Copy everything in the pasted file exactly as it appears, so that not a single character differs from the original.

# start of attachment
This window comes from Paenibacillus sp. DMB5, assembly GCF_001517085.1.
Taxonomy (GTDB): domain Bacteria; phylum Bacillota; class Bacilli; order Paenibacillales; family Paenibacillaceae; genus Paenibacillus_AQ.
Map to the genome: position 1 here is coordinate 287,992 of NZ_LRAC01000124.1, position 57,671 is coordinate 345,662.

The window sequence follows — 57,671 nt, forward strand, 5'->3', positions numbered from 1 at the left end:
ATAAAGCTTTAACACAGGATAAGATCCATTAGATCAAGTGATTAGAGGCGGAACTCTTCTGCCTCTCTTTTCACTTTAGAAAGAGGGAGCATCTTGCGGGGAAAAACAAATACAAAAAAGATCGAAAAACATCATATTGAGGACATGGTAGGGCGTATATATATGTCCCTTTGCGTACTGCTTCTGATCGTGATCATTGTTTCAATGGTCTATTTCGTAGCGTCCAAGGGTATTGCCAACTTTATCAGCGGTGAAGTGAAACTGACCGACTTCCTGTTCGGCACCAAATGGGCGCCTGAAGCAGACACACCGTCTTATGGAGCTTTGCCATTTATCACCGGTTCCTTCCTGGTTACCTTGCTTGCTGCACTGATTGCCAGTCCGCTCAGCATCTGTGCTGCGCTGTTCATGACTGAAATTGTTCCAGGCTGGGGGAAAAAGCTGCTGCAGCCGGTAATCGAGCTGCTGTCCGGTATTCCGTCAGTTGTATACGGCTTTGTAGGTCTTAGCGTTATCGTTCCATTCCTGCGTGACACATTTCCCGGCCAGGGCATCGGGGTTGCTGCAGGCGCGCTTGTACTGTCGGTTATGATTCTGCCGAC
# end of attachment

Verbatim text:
This window comes from Paenibacillus sp. DMB5, assembly GCF_001517085.1.
Taxonomy (GTDB): domain Bacteria; phylum Bacillota; class Bacilli; order Paenibacillales; family Paenibacillaceae; genus Paenibacillus_AQ.
Map to the genome: position 1 here is coordinate 287,992 of NZ_LRAC01000124.1, position 57,671 is coordinate 345,662.

The window sequence follows — 57,671 nt, forward strand, 5'->3', positions numbered from 1 at the left end:
ATAAAGCTTTAACACAGGATAAGATCCATTAGATCAAGTGATTAGAGGCGGAACTCTTCTGCCTCTCTTTTCACTTTAGAAAGAGGGAGCATCTTGCGGGGAAAAACAAATACAAAAAAGATCGAAAAACATCATATTGAGGACATGGTAGGGCGTATATATATGTCCCTTTGCGTACTGCTTCTGATCGTGATCATTGTTTCAATGGTCTATTTCGTAGCGTCCAAGGGTATTGCCAACTTTATCAGCGGTGAAGTGAAACTGACCGACTTCCTGTTCGGCACCAAATGGGCGCCTGAAGCAGACACACCGTCTTATGGAGCTTTGCCATTTATCACCGGTTCCTTCCTGGTTACCTTGCTTGCTGCACTGATTGCCAGTCCGCTCAGCATCTGTGCTGCGCTGTTCATGACTGAAATTGTTCCAGGCTGGGGGAAAAAGCTGCTGCAGCCGGTAATCGAGCTGCTGTCCGGTATTCCGTCAGTTGTATACGGCTTTGTAGGTCTTAGCGTTATCGTTCCATTCCTGCGTGACACATTTCCCGGCCAGGGCATCGGGGTTGCTGCAGGCGCGCTTGTACTGTCGGTTATGATTCTGCCGAC